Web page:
The Arc strongly opposes cuts to SSDI benefits, including cuts to concurrent SSDI and UI benefits. As noted in a fact sheet by the Consortium for Citizens with Disabilities, SSDI and UI are separate programs established for different purposes; receipt of concurrent SSDI and UI benefits, while rare, is both legal and appropriate. Cutting these benefits would harm the economic security of SSDI beneficiaries and their families, single out SSDI beneficiaries and treat them differently from other workers under the UI program, and create disincentives to work for SSDI beneficiaries. For these reasons, The Arc strongly opposes S. 499, H.R. 918, S. 343, and similar proposals.
Last week, House Education and the Workforce Committee Chairman John Kline (R-MN) and Early Childhood, Elementary, and Secondary Education Subcommittee Chairman Todd Rokita (R-IN) introduced legislation to replace No Child Left Behind. The bill, the Student Success Act (H.R. 5) would amend the Elementary and Secondary Education Act (ESEA) and makes numerous changes to the law that give states more flexibility in the accountability systems and the alternative assessments. The bill consolidates a number of programs and removes the maintenance of effort provisions that ensure that states and local areas do not cut their funding and continue to receive federal funds. The House Education and Workforce Committee is expected to move quickly on this legislation. Disability advocates oppose this bill and urge the House and Senate to work with the disability community to include provisions to provide meaningful access to rigorous standards for all students and fully include students with disabilities in the education system.
Last week, Rep. Edward R. Royce (R-CA-39) and 12 co-sponsors introduced a bill (H.R. 574) to prohibit contributions by Fannie Mae and Freddie Mac to the National Housing Trust Fund (NHTF). The bill was referred to the House Committee on Financial Services. Congress created the NHTF in 2008 to fund affordable housing for people with the lowest incomes, a group that includes many people with disabilities. By law, the NHTF is intended to have dedicated funding from a very small assessment on the volume of business of Fannie Mae and Freddie Mac. However, until now the NHTF has remained unfunded. Fannie Mae and Freddie Mac ran into deep financial trouble as the foreclosure crisis hit the nation in the fall of 2008, and as a result, contributions from Fannie Mae and Freddie Mac to the NHTF were suspended. However, in December 2014 the Federal Housing Finance Agency ended the suspension, meaning that Fannie Mae and Freddie Mac will now begin setting aside and directing funds to the NHTF. Current projections are that states will begin receiving NHTF funds in the spring of 2016. The Arc strongly supports funding the NHTF to help meet the urgent needs of people with disabilities for affordable, accessible community housing. The Arc strongly opposes efforts to block funds going into the NHTF, such as H.R. 574.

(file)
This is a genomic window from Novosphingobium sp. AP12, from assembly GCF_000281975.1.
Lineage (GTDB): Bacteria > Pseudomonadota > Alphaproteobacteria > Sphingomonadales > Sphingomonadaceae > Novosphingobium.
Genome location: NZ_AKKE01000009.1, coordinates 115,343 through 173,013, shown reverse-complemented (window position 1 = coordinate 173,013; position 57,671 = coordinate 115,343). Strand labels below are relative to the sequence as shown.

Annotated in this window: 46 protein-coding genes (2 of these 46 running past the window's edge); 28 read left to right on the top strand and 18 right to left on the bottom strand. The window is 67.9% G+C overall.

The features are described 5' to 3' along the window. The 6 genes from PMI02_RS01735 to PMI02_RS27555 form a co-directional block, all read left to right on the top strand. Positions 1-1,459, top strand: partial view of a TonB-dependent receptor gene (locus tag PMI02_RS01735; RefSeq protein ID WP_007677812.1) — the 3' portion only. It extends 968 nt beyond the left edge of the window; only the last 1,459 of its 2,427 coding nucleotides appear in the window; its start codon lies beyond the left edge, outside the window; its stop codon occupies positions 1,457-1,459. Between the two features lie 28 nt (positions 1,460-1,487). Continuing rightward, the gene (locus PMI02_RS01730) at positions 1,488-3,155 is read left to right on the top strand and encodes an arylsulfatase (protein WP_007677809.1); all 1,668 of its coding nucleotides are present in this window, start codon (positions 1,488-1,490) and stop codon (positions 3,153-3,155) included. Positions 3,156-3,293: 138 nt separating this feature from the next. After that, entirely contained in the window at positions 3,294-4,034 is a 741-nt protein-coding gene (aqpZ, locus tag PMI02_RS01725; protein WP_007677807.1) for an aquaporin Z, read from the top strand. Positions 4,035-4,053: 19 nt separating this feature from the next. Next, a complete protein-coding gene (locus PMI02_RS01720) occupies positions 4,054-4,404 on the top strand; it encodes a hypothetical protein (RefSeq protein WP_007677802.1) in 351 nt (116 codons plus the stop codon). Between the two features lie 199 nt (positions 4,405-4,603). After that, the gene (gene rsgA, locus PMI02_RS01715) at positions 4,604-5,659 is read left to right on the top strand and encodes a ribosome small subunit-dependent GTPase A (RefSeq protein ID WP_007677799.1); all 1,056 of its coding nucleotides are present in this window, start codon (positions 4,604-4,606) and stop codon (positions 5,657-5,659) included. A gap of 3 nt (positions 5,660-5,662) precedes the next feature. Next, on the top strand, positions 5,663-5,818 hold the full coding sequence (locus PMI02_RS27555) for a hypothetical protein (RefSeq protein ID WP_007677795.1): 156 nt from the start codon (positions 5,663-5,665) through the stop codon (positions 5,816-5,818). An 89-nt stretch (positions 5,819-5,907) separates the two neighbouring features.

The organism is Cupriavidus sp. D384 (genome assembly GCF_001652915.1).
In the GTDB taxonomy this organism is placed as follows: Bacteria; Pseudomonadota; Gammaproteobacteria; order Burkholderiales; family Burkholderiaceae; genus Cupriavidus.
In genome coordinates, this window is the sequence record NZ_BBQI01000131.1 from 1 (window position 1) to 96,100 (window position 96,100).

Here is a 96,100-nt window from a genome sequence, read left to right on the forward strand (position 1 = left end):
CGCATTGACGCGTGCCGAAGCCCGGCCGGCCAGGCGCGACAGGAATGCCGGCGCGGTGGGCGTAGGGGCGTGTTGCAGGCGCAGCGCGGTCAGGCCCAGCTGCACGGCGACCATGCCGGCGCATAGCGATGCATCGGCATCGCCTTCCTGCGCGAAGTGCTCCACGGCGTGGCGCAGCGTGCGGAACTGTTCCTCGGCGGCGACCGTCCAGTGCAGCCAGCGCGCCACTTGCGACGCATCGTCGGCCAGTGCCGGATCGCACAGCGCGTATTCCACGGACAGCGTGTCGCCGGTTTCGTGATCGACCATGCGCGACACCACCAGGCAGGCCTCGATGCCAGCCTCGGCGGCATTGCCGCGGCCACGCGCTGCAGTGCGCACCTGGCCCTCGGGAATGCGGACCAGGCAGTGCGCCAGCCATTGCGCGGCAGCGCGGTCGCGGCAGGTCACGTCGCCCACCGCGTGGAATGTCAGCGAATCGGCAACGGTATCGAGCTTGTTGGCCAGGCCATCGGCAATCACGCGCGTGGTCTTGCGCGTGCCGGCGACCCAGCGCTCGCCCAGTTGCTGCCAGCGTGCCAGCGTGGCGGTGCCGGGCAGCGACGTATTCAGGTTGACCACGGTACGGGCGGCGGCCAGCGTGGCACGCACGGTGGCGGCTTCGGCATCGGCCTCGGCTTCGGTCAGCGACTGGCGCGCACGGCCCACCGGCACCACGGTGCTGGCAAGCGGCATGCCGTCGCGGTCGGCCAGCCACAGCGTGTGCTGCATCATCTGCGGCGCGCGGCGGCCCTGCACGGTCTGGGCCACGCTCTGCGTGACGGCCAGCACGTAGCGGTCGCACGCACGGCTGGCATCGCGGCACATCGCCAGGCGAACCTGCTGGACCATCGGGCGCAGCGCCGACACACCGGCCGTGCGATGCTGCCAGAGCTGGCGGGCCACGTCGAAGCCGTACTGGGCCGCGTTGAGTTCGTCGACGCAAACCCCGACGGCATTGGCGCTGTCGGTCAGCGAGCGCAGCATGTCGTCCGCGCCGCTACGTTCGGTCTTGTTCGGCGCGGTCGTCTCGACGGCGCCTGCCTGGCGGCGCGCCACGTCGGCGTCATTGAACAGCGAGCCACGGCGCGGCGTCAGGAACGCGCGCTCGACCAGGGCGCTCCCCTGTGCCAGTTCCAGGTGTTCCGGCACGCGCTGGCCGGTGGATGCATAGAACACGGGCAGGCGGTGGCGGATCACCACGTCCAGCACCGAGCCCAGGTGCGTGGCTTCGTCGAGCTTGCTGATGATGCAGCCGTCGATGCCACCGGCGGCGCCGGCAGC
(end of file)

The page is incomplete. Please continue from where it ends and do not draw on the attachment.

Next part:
Representative Robert Goodlatte (R-VA) introduced H J Res 1 on January 6. This measure would amend the U.S. Constitution, when ratified by the legislatures of three-fourths of the states, to prohibit the federal government from spending more than it takes in each year with certain exceptions. The Arc strongly opposes a BBA as it would likely force cuts in Social Security, Medicaid, Medicare and a number of other programs that people with disabilities rely on to live in the community. Learn more about a constitutional BBA at the Center for Budget and Policy Priorities website.